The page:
Casket (cassetta)

Italian, Ferrara

On view at The Met Fifth Avenue in Gallery 500

The sides of this casket are decorated with scenes of dancing figures and musicians, chariots, and figures before a cityscape, framed by classical pilasters at the corners. It has been suggested that the pastiglia was left uncolored to simulate ivory, the creamy white surface of which was frequently compared to female beauty—appropriate given that these caskets probably held toilet implements. Molded pastiglia, a composition consisting of either gesso or pulverized white lead with an egg binder to which musk was added, was applied to the surface of small caskets and deliberately left ungilt and unpainted, so that the relief exuded a musky scent. The technique was introduced to Ferrarese craftsmen at the end of the 1440s by a French immigrant, Carlo di Monlione.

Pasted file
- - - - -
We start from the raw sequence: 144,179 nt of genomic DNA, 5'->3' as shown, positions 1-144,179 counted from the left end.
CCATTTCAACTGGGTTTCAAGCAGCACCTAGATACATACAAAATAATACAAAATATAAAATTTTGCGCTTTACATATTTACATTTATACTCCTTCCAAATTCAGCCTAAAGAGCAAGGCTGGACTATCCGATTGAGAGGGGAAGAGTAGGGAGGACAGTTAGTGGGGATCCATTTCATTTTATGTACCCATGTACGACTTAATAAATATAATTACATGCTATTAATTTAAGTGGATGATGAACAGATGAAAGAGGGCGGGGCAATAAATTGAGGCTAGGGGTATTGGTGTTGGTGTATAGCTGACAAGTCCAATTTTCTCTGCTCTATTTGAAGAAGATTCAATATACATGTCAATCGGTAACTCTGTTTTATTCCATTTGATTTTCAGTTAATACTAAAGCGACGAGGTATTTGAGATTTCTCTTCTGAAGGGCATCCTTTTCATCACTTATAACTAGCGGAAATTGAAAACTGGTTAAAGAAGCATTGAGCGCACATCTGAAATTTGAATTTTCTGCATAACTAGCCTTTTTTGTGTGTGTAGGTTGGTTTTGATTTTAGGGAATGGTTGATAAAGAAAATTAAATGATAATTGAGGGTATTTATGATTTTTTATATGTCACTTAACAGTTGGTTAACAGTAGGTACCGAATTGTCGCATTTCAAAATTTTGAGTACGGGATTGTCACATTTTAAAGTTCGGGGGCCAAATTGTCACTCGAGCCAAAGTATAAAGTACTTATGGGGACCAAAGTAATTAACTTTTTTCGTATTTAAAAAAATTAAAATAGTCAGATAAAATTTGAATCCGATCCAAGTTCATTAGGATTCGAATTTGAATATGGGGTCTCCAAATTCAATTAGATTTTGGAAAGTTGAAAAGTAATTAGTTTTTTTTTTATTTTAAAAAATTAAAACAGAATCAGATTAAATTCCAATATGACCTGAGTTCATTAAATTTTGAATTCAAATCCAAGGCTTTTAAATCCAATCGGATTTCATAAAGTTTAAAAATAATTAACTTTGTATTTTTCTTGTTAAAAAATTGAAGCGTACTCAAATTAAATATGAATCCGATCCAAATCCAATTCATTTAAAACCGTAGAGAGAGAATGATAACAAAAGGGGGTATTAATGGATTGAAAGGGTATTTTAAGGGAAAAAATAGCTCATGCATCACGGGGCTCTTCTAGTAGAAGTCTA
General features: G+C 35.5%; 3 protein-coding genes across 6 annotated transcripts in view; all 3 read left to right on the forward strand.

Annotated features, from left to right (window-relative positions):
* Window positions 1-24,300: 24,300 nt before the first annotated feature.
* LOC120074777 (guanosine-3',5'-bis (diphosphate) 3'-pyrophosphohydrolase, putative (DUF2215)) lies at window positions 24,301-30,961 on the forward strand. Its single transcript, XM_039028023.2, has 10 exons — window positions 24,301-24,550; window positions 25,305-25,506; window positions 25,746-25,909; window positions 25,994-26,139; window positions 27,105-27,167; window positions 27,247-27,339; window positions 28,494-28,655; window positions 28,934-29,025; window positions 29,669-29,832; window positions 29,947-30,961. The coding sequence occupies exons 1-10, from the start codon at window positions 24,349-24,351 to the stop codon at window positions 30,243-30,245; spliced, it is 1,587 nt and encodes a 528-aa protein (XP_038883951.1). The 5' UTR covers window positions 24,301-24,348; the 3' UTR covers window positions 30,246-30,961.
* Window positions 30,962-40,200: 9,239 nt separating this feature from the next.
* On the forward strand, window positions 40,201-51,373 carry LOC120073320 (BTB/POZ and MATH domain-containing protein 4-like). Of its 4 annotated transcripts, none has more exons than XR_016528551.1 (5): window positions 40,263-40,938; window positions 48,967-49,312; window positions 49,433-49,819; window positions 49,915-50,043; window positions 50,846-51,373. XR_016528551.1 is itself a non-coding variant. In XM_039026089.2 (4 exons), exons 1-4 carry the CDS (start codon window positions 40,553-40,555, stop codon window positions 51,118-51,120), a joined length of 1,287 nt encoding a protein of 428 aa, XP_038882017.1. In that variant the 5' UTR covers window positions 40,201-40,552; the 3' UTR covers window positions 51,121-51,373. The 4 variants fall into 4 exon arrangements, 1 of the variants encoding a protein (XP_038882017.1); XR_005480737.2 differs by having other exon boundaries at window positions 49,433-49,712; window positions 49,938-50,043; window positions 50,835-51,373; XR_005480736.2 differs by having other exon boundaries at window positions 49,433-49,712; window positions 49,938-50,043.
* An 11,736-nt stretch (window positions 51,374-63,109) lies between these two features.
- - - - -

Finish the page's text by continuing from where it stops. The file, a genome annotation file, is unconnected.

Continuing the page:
Casket (cassetta), Molded gesso on partly gilt wood (pastiglia), Italian, Ferrara

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